Miso Soup recipe

Miso Soup Recipe – A True Japanese Cuisine

Japanese love to have the Miso soup in breakfast. It tastes best with eggs, rice, fish & oriental pickles. It can also be taken at lunch or dinner with your favorite garnishes. The soup is basically made from fermented Soybean paste which is known as Miso.

Let’s take a look at ingredients:

  • Take four cups of dashi or fish broth
  • 1 package tofu
  • 4 – 5 tablespoon miso paste
  • 2 green onions finely chopped

Miso paste is a paste, made from fermented soybeans, used to seasoned soup, sauce and other dishes. There are different kinds of miso by color, texture, and flavor. You can find me so at some grocery stores these days in the refrigerator or Asian food aisle. If you have a Japanese or Asian market nearby, you can certainly find more varieties. Or you can just order one online.

Dashi used here is Japanese fish broth and it is a key flavor factor of miso.


First of all, I’m going to slice tofu. There is no right or wrong way to cut tofu but you can just slice it in half and then cut it into bite-sized pieces. You can use both soft and hard kind tofu in the soup. You can also use vegetables, seafood, and meat in miso soup instead of tofu. You can make it harder by adding more stuff or make it simple. It’s all up to you. As I said before, to make good miso soup you need good dashi. All you need to do is to put a couple of handfuls of bonito flakes into boiling water and cook for a few minutes and strain it.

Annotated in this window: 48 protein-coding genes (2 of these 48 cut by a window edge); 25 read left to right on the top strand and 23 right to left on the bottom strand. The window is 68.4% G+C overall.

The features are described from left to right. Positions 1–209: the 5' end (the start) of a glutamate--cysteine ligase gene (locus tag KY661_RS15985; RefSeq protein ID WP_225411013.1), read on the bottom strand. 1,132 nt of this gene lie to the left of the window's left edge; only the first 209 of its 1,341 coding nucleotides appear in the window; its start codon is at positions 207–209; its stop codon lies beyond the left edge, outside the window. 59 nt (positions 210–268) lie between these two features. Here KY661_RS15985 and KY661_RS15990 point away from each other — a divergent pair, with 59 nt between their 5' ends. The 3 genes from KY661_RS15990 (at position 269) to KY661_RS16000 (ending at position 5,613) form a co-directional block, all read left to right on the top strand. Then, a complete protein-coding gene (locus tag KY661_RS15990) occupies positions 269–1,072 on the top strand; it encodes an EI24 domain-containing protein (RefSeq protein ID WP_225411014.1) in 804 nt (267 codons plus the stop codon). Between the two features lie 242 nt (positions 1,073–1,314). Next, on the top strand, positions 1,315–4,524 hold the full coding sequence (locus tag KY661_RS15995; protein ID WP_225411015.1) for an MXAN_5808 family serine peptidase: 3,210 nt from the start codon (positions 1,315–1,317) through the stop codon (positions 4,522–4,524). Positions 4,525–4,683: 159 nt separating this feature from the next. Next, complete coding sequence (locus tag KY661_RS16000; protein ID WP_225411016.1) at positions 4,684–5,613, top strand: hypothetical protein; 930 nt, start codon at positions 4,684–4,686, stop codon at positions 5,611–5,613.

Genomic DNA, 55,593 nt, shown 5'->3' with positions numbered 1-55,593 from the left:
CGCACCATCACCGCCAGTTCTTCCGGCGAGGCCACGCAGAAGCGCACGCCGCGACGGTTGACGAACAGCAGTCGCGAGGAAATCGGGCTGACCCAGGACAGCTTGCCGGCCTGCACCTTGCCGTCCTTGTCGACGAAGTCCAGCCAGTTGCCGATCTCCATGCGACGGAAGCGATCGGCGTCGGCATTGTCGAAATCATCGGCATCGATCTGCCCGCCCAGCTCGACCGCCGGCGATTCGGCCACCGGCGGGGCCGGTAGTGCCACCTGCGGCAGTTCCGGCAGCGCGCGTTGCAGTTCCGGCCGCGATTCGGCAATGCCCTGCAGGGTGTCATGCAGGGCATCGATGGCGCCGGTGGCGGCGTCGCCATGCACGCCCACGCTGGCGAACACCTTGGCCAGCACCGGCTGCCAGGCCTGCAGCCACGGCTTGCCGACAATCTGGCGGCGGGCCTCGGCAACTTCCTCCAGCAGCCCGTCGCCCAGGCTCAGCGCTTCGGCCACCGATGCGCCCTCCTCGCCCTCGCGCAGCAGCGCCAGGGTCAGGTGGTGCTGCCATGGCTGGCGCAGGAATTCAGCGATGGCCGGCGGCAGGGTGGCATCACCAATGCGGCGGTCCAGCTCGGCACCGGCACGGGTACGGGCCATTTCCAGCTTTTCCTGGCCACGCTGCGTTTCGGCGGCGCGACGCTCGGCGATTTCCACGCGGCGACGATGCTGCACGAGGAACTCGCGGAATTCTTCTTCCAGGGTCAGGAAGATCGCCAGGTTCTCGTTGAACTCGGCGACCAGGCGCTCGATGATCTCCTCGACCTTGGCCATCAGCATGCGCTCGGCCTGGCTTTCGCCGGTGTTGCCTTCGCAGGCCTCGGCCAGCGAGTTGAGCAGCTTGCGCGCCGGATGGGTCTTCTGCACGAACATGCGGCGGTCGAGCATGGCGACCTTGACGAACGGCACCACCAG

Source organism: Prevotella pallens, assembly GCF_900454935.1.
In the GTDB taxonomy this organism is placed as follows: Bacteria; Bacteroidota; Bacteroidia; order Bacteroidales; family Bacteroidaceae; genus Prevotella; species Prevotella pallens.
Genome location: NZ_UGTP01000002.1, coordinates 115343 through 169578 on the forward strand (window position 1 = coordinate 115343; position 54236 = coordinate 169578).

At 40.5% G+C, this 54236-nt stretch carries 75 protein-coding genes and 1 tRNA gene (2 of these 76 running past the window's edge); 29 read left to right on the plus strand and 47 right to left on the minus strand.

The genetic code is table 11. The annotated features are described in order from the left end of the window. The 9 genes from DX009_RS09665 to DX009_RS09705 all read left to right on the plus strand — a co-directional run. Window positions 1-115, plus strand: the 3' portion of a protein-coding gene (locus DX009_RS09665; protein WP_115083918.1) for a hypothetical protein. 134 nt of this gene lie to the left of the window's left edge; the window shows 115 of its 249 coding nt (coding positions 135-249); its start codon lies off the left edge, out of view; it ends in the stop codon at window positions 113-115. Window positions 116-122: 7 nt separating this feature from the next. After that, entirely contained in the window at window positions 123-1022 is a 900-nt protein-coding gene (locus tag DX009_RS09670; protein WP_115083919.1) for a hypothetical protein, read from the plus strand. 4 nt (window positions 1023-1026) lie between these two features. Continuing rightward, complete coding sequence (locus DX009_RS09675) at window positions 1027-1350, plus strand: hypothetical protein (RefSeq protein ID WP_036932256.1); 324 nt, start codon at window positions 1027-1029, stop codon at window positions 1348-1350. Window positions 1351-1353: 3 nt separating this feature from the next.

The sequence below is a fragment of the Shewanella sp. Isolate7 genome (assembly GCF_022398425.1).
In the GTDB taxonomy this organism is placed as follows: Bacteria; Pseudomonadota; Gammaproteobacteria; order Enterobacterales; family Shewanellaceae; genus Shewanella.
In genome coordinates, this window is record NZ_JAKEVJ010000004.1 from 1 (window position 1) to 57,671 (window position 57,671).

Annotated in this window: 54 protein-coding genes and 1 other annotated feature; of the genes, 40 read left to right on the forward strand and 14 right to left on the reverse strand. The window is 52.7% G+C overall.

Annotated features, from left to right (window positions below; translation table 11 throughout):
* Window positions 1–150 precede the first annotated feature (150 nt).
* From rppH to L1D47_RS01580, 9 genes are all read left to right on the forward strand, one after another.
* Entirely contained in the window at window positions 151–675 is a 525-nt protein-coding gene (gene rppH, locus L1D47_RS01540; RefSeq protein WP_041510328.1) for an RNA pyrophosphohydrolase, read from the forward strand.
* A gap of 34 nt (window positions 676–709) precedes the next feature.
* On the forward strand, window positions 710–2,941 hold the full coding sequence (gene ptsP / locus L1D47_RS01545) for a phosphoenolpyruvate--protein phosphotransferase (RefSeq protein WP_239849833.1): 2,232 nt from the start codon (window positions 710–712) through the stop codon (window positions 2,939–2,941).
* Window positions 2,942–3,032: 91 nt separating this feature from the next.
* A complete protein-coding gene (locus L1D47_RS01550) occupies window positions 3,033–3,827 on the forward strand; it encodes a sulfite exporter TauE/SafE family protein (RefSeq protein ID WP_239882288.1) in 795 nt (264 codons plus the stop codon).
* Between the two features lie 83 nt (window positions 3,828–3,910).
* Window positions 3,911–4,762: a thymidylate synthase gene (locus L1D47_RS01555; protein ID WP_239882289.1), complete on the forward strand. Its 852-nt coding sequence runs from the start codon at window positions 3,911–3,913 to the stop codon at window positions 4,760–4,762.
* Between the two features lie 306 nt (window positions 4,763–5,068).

That’s it…

 It’s really simple!

Now I have four cups of dashi already made in the pot, I then put the tofu in and heat it on the medium heat until the top is hot. You don’t need to bring it to a boiling point because tofu is delicate. But just to the point that it’s heated through. If you are using other ingredients such as vegetables, seafood, and meat in miso soup, you can bring it to boil and cook until everything is cooked through.

Now add miso paste. If you have a small strainer, it’s easy to just dump miso in and dissolve miso directly in the pot. If you don’t have one, you can just use a ladle. You don’t need to strain miso paste but strainer just makes it easier to stir it in the pot without breaking the tofu.

Finally, put some green onions and remove it from the heat.


Miso soup is Japanese soul food and often called as the flavor of mom’s home cooking. I certainly love the flavor and its true comfort food for everyone. I hope you will enjoy it as much as I do.

Happy cooking!

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